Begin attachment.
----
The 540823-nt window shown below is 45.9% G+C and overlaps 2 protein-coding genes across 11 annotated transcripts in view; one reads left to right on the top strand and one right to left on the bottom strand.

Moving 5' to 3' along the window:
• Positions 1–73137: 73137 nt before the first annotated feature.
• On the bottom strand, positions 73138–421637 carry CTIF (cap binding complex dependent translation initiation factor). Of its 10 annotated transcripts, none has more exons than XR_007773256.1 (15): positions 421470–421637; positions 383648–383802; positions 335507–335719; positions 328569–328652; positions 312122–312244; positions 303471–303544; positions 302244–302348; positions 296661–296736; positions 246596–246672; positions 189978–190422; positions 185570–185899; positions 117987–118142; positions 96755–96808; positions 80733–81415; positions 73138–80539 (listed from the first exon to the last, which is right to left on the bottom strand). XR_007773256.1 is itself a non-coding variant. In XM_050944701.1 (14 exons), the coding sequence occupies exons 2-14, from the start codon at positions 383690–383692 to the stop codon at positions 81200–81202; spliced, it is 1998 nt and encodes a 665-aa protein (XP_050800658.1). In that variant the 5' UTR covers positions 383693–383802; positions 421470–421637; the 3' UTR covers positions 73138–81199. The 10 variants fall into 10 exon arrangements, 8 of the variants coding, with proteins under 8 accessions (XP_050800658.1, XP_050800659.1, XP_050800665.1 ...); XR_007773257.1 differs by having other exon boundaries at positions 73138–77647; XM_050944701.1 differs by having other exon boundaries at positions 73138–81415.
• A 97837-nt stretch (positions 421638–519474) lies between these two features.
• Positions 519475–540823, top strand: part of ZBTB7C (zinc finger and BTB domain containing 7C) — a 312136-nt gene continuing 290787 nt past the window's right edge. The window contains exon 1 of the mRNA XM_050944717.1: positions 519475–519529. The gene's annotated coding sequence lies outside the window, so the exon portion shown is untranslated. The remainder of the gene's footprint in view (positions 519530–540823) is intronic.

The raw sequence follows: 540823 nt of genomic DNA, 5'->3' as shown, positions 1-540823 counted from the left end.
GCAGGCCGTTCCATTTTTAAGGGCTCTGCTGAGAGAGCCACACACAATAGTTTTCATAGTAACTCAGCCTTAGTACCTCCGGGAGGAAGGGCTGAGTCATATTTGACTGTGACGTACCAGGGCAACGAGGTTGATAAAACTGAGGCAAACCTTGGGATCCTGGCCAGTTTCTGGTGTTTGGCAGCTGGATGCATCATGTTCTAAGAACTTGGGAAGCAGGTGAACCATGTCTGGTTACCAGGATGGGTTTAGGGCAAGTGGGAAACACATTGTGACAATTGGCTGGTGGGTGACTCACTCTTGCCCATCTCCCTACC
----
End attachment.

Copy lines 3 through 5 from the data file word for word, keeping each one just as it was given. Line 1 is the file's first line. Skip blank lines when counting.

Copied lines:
• Positions 1–73137: 73137 nt before the first annotated feature.
• On the bottom strand, positions 73138–421637 carry CTIF (cap binding complex dependent translation initiation factor). Of its 10 annotated transcripts, none has more exons than XR_007773256.1 (15): positions 421470–421637; positions 383648–383802; positions 335507–335719; positions 328569–328652; positions 312122–312244; positions 303471–303544; positions 302244–302348; positions 296661–296736; positions 246596–246672; positions 189978–190422; positions 185570–185899; positions 117987–118142; positions 96755–96808; positions 80733–81415; positions 73138–80539 (listed from the first exon to the last, which is right to left on the bottom strand). XR_007773256.1 is itself a non-coding variant. In XM_050944701.1 (14 exons), the coding sequence occupies exons 2-14, from the start codon at positions 383690–383692 to the stop codon at positions 81200–81202; spliced, it is 1998 nt and encodes a 665-aa protein (XP_050800658.1). In that variant the 5' UTR covers positions 383693–383802; positions 421470–421637; the 3' UTR covers positions 73138–81199. The 10 variants fall into 10 exon arrangements, 8 of the variants coding, with proteins under 8 accessions (XP_050800658.1, XP_050800659.1, XP_050800665.1 ...); XR_007773257.1 differs by having other exon boundaries at positions 73138–77647; XM_050944701.1 differs by having other exon boundaries at positions 73138–81415.
• A 97837-nt stretch (positions 421638–519474) lies between these two features.